In the spring, The Johns Hopkins University Press will publish Biomedical Computing: Digitizing Life in the United States by Joseph November '97. The book explores both how computers changed how life is studied and how the life sciences contributed to computing.
According to the book abstract: "Computers and biomedical research are now so intimately connected that it is difficult to imagine when such critical work was offline. Biomedical Computing transports readers back to such a time and investigates how computers first appeared in the research lab and doctor's office... November's thoroughly researched and lively study makes clear for readers the motives behind computerizing the study of life and how that technology profoundly affects biomedical research even today."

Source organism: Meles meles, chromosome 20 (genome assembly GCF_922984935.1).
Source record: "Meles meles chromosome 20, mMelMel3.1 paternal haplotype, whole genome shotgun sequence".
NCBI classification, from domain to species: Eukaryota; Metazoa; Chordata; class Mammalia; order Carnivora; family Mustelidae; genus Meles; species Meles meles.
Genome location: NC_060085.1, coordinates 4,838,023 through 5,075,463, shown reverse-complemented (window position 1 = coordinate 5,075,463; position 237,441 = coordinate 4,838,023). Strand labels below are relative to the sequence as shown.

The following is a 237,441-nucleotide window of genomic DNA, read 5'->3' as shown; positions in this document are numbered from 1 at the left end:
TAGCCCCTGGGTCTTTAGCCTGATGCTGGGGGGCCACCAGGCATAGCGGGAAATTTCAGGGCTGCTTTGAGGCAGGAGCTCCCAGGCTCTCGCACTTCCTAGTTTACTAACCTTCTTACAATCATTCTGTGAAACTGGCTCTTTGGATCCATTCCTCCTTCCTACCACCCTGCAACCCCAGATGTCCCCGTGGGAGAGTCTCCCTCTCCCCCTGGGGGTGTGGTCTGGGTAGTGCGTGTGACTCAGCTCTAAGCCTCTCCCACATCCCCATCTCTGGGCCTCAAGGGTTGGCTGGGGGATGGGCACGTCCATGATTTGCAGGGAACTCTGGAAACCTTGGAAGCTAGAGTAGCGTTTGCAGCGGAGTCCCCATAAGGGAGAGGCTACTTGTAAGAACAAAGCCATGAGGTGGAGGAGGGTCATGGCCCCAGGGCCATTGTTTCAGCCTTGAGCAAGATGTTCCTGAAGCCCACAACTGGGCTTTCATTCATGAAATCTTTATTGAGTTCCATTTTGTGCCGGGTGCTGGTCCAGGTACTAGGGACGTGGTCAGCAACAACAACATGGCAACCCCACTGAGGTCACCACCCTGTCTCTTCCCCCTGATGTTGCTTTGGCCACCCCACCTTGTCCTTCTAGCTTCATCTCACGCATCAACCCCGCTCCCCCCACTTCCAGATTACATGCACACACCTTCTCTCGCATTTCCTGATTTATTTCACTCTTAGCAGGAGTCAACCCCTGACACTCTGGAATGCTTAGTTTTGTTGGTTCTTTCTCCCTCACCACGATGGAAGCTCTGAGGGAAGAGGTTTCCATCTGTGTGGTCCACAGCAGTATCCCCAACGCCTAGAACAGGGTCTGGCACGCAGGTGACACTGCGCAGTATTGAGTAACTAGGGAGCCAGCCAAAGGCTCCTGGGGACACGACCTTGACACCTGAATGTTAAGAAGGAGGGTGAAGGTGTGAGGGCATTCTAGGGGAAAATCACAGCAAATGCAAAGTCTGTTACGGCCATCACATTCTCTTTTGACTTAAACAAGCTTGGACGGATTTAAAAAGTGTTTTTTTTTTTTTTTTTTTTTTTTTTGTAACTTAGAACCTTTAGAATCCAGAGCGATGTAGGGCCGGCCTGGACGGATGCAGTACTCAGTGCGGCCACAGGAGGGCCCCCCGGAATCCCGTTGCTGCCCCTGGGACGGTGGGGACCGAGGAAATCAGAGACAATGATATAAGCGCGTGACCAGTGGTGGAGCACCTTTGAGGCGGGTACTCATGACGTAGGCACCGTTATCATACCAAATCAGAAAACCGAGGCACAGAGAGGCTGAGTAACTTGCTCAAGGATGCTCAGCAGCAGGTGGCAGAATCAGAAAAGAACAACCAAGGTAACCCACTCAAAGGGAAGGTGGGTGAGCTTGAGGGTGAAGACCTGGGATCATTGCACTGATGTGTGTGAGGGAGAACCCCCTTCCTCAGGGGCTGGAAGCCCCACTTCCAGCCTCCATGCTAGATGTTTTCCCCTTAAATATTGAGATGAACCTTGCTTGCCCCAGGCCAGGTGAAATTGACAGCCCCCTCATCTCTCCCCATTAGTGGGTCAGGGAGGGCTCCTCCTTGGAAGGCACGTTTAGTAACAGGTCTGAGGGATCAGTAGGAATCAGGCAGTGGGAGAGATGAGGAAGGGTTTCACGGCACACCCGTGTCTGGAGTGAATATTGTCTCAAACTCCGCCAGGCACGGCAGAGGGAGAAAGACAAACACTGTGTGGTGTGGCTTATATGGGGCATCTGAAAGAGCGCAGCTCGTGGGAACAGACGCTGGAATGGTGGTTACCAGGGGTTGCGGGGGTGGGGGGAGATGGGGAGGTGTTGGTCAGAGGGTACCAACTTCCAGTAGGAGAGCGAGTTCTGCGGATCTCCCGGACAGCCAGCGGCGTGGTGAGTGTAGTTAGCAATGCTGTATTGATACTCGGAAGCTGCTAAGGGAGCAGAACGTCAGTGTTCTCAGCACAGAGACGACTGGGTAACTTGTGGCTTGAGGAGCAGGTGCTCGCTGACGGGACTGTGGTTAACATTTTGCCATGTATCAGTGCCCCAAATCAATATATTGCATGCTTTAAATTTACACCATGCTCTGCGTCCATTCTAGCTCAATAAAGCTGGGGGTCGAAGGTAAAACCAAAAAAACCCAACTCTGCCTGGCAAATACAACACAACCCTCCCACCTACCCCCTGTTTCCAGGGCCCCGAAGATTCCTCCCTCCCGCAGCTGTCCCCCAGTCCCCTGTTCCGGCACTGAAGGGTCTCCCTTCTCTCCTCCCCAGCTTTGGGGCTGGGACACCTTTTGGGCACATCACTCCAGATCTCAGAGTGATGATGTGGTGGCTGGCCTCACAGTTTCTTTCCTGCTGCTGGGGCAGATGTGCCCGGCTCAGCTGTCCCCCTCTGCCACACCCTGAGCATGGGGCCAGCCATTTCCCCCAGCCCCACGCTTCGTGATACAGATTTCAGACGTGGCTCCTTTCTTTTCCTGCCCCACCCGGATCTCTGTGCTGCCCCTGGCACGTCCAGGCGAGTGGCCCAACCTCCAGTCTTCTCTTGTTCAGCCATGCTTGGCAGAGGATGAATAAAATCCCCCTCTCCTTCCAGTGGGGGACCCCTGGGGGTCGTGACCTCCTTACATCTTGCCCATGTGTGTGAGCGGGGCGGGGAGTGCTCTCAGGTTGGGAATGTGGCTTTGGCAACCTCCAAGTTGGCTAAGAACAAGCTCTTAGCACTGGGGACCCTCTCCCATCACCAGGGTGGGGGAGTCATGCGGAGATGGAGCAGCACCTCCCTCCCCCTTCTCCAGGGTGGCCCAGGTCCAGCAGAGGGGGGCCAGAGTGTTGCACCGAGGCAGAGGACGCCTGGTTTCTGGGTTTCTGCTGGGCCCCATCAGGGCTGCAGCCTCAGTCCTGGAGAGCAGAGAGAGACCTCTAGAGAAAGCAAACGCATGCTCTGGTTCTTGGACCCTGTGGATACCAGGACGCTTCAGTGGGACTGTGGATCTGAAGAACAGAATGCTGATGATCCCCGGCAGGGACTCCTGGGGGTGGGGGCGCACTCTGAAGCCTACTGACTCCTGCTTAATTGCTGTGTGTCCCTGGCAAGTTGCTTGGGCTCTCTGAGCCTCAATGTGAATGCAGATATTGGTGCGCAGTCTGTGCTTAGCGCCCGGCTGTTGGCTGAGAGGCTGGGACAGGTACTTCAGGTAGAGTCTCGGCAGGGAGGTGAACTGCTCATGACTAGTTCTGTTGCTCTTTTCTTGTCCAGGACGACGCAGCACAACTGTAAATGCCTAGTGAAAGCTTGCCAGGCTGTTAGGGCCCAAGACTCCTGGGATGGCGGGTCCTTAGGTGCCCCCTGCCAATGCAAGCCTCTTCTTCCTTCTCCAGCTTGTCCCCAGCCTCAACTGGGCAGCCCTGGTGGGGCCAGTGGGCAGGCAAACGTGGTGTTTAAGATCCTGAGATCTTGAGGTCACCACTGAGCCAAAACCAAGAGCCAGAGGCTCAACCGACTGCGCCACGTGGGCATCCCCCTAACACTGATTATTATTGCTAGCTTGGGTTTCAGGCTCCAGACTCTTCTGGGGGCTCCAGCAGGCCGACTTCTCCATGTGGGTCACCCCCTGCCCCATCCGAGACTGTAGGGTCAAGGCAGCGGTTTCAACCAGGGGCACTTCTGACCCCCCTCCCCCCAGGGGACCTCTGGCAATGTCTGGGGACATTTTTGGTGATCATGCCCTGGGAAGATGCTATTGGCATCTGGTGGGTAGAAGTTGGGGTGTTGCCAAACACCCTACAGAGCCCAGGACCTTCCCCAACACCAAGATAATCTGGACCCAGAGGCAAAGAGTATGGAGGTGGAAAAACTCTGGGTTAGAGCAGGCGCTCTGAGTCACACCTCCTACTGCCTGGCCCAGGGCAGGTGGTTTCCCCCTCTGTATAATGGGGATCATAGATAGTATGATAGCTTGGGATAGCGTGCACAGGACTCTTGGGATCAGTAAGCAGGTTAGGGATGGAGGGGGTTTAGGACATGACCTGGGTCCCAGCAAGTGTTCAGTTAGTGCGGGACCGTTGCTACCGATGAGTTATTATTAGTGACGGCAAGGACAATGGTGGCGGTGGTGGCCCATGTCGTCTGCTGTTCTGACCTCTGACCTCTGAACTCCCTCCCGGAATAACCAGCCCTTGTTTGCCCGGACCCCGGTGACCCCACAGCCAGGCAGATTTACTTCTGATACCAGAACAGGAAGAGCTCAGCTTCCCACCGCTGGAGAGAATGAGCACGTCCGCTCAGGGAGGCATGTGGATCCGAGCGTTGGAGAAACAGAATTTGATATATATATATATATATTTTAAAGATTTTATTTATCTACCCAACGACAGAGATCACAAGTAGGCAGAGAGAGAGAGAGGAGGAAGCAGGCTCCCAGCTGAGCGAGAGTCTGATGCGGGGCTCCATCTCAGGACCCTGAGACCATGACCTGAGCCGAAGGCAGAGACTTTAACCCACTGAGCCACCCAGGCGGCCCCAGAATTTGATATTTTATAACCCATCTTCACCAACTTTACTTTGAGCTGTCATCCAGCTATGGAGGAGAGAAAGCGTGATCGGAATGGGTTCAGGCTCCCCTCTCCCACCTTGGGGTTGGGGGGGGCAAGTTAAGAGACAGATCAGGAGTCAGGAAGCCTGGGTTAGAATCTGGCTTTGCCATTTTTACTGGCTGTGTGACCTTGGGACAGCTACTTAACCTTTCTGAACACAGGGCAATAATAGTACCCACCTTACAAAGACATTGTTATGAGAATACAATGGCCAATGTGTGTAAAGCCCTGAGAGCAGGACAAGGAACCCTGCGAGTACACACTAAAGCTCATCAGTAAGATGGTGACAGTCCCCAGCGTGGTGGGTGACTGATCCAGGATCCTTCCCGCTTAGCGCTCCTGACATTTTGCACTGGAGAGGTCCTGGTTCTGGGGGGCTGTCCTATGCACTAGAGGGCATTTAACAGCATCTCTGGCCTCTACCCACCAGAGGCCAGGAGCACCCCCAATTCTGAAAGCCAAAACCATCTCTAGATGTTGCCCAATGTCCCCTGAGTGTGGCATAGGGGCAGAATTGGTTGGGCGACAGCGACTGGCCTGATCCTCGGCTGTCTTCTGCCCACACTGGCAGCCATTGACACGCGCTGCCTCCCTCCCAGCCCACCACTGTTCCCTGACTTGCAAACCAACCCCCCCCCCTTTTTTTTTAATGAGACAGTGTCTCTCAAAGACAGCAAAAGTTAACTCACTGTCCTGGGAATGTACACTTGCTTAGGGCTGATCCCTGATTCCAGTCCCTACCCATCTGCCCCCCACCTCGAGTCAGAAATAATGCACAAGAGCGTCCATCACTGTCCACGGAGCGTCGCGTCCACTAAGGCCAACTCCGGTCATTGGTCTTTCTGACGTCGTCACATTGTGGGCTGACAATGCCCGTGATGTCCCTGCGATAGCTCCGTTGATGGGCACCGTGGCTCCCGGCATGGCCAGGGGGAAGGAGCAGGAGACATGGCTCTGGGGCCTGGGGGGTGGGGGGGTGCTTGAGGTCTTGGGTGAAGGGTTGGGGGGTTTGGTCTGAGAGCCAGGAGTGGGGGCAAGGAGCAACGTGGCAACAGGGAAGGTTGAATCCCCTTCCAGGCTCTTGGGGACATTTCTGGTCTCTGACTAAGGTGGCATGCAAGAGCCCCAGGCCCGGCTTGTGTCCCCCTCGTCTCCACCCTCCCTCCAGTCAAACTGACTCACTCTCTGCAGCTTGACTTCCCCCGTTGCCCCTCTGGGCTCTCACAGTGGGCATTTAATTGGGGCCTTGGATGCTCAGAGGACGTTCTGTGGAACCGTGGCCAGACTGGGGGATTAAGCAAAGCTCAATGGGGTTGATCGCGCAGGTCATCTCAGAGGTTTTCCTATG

November is an assistant professor of history at the University of South Carolina, where he teaches courses in history of the life sciences and medicine, history of computing, and modern American history. He is currently working on a biography of computing pioneer Robert S. Ledley.
At Hamilton, November majored in history and minored in biology.